Sunday, January 22, 2012

Don't Be Afraid Of The Dark (2010)

Because of the girl's obvious psychological troubles, her mother sends Sally (Bailee Madison) to live with her ex-husband Alex (Guy Pearce) and his new girlfriend Kim (Katie Holmes, surprisingly decent here) in the Victorian mansion they are restoring to sell on.

As if that weren't enough trouble for a little girl, Sally is soon enough beset by the rat-like fairies living in the house's ash pit. At first, the creatures are pretending to make friends with the little girl, but it doesn't take long until they show their nastier side. While Alex - excellent dad that he is - doesn't seem to take Sally's problems as much more than a nuisance, Kim begins to believe Sally's stories about the monsters sharing their house once the occurrences become too strange to take them for expressions of a troubled child.

I have never been as big an admirer of the original TV movie Don't Be Afraid Of The Dark as many of my horror film loving peers, so I have to admit that this Guillermo Del Toror-written and produced remake directed by Troy Nixey is not pushing my sacrilege buttons at all. In fact, if I had to decide between the two films, I'd clearly take the cinema version over the TV movie.
For my tastes, Don't Be Afraid is a remake done right, taking elements of the original, but giving them its own spin and direction, turning the very white upper middle class (as all TV movies of that period invariably were not just by "virtue" of the characters, but also in feel and ideology) original with its TV-induced bland production design into a modern gothic of the visual style that's pretty typical of del Toro projects. The character's are now even more upper middle class than they were in the original, but curiously enough, the film itself doesn't feel that way anymore.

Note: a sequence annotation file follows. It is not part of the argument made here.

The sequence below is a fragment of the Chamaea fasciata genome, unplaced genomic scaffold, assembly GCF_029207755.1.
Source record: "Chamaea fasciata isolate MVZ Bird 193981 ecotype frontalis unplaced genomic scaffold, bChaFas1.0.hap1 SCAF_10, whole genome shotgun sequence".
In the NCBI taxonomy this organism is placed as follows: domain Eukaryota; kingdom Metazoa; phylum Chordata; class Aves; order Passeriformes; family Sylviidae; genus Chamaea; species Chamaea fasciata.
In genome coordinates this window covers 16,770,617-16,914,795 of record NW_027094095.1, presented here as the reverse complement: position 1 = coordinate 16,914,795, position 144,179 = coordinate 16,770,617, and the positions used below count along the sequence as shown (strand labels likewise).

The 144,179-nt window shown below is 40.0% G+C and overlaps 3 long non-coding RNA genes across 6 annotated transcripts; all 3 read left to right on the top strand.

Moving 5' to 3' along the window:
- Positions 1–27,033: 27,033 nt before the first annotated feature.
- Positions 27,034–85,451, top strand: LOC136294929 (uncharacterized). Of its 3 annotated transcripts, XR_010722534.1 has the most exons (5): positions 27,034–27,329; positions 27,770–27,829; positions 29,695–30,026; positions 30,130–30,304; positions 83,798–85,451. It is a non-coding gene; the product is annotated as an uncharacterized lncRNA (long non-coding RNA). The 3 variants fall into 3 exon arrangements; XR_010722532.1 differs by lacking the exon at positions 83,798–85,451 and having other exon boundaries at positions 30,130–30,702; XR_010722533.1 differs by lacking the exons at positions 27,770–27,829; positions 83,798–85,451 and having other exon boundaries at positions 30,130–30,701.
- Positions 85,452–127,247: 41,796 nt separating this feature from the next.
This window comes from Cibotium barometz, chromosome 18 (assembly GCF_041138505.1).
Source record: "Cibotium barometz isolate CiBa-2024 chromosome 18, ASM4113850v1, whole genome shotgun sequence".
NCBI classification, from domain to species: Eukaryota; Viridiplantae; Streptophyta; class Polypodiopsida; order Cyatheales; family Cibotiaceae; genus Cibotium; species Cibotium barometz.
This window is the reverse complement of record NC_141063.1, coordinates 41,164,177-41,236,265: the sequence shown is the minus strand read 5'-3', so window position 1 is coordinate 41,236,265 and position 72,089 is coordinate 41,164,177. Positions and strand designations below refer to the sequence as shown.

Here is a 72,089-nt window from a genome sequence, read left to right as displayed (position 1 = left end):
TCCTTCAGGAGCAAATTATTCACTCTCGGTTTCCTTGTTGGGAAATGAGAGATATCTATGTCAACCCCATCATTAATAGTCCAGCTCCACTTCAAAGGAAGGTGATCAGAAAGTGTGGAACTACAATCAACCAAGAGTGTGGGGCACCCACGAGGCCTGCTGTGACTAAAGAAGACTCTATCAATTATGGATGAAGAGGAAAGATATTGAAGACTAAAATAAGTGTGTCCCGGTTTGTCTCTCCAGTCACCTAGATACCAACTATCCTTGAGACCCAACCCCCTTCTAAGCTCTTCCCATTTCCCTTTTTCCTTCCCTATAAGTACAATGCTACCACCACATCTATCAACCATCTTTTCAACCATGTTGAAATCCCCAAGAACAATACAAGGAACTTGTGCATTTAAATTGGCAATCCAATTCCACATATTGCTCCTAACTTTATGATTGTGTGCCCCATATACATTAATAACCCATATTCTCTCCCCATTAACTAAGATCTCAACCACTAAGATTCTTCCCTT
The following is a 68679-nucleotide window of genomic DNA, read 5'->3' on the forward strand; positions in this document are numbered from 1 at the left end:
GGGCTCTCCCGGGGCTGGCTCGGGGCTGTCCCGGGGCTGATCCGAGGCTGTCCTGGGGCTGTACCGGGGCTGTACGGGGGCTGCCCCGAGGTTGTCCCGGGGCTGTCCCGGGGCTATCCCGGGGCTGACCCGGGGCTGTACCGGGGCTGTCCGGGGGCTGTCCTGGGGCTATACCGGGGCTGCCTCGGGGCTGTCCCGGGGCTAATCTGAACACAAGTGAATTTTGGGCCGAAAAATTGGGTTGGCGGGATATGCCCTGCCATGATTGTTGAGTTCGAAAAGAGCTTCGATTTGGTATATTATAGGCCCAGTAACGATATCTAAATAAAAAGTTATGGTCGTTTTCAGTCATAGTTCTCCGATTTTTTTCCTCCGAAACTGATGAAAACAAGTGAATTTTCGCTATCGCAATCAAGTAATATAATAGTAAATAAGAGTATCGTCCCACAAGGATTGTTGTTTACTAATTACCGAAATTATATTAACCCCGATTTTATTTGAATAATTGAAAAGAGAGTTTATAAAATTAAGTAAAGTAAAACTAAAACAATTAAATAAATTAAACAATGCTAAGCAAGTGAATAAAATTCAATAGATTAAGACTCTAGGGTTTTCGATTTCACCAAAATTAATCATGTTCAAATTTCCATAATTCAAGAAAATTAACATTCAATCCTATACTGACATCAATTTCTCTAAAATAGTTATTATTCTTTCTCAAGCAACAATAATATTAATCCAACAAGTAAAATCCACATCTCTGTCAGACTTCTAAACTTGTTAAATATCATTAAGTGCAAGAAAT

I like the film's re-interpretation of its monsters a lot: turning them into fairies (with the proper shout-outs to Arthur Machen, thanks to at least one scriptwriter who actually reads books in form of del Toro), and an appropriately creepy version of the tooth fairy to boot, gives the monsters' existence and threat a proper weight the somewhat characterless creatures of the original didn't have for me. Thanks to this (and the inclusion of various of the frequent themes of del Toro's work), the new Don't Be becomes more of a dark fairy tale, trading the innate American middle class-ness of the TV movie for the mood of one of our dark European fairy tales, frequently cleverly broken and mirrored by modern psychological concepts and a playful sense of what you can change about the traditional tropes of fairy tales. So, fortunately, step mothers aren't inherently evil, and even rather ineffectual and superficial fathers can rise to the occasion, though only when it is much too late for a happy ending.

As befits a fairy tale in this key, Don't Be Afraid has an ending that is surprisingly consequent and absolutely keeping with the tone of what came before, even though it's not as complete a downer ending as a film from the 70s would have had. In this film's world, it's one of the characters who at least "deserves" it, who dies; it's as if virtue is not necessarily something that will be rewarded, and contact with the supernatural has its price even if it's not fair to the person who has to pay that price at all.

While there are a lot of interesting things happening on more than one subtextual level, and its visual side is as sumptuous and detailed as you could hope for, Don't Be Afraid Of The Dark may be a bit too conventional on a dramatic level to satisfy some. It's a film that frequently makes fascinating and fruitful decisions about what it can and will do inside of the frame of a very traditional horror movie but it never tries to completely break out of the structures of a film of this type, featuring suspense scenes that look and feel exactly as you'd expect them too, following each other in exactly the expected way. On one hand, this formal conservatism is a bit of a disappointment, but on the other, it is also a reminder that you can work inside of traditional structures without having to act dumb.


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